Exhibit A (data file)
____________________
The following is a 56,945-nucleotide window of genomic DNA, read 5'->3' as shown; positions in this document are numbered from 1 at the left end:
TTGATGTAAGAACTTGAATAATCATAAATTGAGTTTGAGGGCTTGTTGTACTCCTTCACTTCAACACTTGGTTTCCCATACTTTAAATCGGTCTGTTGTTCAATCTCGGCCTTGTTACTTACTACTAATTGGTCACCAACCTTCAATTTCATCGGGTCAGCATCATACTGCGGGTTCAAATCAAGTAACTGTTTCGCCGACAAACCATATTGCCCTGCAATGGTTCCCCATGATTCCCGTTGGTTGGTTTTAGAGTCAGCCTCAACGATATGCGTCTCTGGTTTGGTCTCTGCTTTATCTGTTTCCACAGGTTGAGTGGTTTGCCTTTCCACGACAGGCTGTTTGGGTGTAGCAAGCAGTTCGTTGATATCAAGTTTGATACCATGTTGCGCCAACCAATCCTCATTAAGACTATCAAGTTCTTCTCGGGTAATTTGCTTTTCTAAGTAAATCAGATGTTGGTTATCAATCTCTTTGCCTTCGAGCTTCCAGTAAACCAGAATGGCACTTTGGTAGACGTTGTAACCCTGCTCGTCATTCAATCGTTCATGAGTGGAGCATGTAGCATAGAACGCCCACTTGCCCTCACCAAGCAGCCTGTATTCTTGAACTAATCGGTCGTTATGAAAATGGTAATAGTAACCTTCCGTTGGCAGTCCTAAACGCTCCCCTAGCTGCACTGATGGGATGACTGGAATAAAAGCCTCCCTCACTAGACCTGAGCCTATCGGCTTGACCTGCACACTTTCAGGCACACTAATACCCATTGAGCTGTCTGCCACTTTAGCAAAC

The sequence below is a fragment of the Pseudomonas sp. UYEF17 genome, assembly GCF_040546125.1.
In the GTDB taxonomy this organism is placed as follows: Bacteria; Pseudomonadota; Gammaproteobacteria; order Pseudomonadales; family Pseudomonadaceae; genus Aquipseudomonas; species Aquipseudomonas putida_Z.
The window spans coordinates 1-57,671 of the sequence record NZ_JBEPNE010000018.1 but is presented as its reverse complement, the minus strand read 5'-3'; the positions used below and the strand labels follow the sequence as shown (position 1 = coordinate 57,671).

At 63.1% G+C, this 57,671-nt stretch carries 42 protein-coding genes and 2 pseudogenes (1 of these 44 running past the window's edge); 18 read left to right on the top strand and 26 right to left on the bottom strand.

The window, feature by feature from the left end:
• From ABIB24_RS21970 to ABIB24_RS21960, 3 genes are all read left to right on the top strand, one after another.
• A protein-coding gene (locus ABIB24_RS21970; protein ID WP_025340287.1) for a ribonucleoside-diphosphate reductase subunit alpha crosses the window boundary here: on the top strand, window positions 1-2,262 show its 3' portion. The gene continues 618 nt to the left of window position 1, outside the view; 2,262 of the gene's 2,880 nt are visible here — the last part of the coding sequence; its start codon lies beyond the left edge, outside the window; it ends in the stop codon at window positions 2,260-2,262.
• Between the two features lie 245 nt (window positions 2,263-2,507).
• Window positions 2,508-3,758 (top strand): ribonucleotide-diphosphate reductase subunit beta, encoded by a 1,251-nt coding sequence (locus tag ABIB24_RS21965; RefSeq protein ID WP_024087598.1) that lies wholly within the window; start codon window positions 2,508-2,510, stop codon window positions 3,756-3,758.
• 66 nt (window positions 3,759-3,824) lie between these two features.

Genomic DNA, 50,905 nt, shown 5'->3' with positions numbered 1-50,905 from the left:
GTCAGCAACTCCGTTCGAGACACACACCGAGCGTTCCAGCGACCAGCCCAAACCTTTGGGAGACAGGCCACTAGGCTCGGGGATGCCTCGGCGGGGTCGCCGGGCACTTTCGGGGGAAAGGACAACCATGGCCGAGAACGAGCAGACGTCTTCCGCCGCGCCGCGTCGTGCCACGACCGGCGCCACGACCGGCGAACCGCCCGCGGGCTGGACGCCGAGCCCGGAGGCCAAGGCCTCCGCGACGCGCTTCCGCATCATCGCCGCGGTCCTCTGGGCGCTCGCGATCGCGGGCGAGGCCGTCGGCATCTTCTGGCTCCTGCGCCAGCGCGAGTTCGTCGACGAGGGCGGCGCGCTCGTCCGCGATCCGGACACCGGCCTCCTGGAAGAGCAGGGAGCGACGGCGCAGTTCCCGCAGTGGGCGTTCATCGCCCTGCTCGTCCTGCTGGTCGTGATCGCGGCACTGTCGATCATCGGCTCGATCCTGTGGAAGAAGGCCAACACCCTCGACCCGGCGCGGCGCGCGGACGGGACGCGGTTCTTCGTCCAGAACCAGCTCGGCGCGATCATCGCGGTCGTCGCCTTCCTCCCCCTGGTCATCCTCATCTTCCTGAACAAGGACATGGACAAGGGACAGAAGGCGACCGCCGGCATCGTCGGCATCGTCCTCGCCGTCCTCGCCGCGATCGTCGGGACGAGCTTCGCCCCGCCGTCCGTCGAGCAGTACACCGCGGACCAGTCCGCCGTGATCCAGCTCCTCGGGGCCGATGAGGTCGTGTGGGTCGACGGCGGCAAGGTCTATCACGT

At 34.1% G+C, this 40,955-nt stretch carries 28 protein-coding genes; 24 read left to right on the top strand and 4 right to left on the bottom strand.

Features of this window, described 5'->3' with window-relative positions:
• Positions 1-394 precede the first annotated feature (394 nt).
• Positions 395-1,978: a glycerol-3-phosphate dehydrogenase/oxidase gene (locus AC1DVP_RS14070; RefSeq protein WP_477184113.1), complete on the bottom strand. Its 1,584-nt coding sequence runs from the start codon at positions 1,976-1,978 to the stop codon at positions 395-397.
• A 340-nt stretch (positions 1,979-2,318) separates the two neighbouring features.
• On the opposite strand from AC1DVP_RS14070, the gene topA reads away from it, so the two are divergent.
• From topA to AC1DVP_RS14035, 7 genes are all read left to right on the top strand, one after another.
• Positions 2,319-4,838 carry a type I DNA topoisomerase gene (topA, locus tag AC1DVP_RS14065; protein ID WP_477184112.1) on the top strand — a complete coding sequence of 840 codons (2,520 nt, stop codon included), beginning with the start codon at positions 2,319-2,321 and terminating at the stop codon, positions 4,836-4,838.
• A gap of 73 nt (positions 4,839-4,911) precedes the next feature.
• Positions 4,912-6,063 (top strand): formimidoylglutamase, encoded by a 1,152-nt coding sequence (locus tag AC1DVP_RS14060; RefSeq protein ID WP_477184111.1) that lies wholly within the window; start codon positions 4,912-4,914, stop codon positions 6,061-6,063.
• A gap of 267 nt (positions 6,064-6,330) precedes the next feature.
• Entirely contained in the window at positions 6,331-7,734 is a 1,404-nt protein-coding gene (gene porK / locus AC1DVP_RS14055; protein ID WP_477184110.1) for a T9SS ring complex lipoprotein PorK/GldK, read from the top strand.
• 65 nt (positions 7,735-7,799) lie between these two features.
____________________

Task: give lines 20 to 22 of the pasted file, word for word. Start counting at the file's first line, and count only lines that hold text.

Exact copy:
• On the opposite strand from AC1DVP_RS14070, the gene topA reads away from it, so the two are divergent.
• From topA to AC1DVP_RS14035, 7 genes are all read left to right on the top strand, one after another.
• Positions 2,319-4,838 carry a type I DNA topoisomerase gene (topA, locus tag AC1DVP_RS14065; protein ID WP_477184112.1) on the top strand — a complete coding sequence of 840 codons (2,520 nt, stop codon included), beginning with the start codon at positions 2,319-2,321 and terminating at the stop codon, positions 4,836-4,838.